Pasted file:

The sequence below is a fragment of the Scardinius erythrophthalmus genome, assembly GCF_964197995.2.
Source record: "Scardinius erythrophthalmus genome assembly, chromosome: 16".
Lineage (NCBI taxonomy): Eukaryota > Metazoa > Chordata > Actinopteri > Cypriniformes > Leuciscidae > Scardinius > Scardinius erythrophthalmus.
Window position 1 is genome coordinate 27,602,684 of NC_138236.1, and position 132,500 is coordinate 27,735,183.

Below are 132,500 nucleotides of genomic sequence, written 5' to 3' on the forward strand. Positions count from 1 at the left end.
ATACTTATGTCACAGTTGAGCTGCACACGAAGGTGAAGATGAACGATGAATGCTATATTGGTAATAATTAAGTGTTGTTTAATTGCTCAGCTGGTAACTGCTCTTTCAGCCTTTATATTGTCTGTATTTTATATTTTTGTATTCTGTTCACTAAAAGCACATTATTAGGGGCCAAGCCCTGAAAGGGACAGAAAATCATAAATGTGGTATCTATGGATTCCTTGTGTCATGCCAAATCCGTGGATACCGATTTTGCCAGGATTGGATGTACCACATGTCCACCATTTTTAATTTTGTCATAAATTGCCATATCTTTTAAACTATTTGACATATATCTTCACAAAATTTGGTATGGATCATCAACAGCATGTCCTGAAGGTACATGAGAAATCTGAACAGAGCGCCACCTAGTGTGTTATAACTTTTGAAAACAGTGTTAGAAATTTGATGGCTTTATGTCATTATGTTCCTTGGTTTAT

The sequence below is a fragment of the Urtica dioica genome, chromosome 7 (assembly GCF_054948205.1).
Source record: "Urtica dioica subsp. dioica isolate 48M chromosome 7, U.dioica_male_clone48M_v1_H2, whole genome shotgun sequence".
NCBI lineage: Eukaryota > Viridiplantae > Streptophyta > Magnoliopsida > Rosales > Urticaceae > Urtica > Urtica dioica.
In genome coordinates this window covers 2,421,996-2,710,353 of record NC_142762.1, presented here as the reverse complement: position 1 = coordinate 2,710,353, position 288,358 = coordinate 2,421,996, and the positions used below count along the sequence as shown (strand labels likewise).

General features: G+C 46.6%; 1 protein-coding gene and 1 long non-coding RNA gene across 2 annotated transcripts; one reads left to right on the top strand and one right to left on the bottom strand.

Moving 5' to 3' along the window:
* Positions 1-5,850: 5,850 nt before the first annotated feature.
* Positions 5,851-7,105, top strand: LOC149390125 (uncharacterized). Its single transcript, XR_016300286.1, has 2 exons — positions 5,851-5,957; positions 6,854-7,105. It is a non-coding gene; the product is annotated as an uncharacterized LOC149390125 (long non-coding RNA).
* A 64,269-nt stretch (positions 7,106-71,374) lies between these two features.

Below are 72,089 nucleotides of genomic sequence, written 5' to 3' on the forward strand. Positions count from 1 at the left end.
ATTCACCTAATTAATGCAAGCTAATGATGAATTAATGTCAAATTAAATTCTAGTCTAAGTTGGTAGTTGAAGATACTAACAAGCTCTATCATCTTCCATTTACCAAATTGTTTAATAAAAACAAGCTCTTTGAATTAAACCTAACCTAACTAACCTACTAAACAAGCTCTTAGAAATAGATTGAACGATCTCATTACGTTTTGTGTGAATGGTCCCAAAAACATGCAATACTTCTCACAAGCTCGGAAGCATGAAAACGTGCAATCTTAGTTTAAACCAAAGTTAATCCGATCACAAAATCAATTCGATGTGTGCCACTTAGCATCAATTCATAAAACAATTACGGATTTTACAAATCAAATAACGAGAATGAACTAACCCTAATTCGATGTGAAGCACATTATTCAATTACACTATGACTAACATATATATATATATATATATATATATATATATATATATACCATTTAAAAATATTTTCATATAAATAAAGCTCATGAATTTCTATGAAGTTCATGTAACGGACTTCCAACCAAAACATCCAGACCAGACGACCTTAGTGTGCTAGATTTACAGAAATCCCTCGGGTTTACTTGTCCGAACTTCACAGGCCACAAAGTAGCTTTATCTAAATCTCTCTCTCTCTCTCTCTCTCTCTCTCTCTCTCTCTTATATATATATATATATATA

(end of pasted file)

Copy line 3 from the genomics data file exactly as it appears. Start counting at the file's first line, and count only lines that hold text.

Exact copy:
Lineage (NCBI taxonomy): Eukaryota > Metazoa > Chordata > Actinopteri > Cypriniformes > Leuciscidae > Scardinius > Scardinius erythrophthalmus.